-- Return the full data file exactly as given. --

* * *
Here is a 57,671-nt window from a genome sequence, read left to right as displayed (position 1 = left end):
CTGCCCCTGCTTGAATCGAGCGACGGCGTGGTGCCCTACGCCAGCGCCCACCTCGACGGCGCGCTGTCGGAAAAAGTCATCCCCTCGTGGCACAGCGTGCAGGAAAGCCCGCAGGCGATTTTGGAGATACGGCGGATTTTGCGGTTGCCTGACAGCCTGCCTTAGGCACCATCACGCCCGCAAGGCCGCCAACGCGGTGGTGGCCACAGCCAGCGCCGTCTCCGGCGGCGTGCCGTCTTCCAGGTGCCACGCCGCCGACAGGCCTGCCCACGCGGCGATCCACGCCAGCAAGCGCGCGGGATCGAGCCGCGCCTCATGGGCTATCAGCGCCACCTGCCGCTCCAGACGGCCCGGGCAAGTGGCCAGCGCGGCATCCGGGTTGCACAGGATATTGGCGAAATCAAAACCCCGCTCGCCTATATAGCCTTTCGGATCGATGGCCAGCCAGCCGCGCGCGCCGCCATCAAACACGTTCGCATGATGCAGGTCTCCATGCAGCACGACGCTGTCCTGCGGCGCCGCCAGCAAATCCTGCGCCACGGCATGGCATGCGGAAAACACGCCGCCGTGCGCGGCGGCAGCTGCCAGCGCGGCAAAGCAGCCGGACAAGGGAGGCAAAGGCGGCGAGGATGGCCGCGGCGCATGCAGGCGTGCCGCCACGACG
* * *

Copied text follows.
Here is a 57,671-nt window from a genome sequence, read left to right as displayed (position 1 = left end):
CTGCCCCTGCTTGAATCGAGCGACGGCGTGGTGCCCTACGCCAGCGCCCACCTCGACGGCGCGCTGTCGGAAAAAGTCATCCCCTCGTGGCACAGCGTGCAGGAAAGCCCGCAGGCGATTTTGGAGATACGGCGGATTTTGCGGTTGCCTGACAGCCTGCCTTAGGCACCATCACGCCCGCAAGGCCGCCAACGCGGTGGTGGCCACAGCCAGCGCCGTCTCCGGCGGCGTGCCGTCTTCCAGGTGCCACGCCGCCGACAGGCCTGCCCACGCGGCGATCCACGCCAGCAAGCGCGCGGGATCGAGCCGCGCCTCATGGGCTATCAGCGCCACCTGCCGCTCCAGACGGCCCGGGCAAGTGGCCAGCGCGGCATCCGGGTTGCACAGGATATTGGCGAAATCAAAACCCCGCTCGCCTATATAGCCTTTCGGATCGATGGCCAGCCAGCCGCGCGCGCCGCCATCAAACACGTTCGCATGATGCAGGTCTCCATGCAGCACGACGCTGTCCTGCGGCGCCGCCAGCAAATCCTGCGCCACGGCATGGCATGCGGAAAACACGCCGCCGTGCGCGGCGGCAGCTGCCAGCGCGGCAAAGCAGCCGGACAAGGGAGGCAAAGGCGGCGAGGATGGCCGCGGCGCATGCAGGCGTGCCGCCACGACG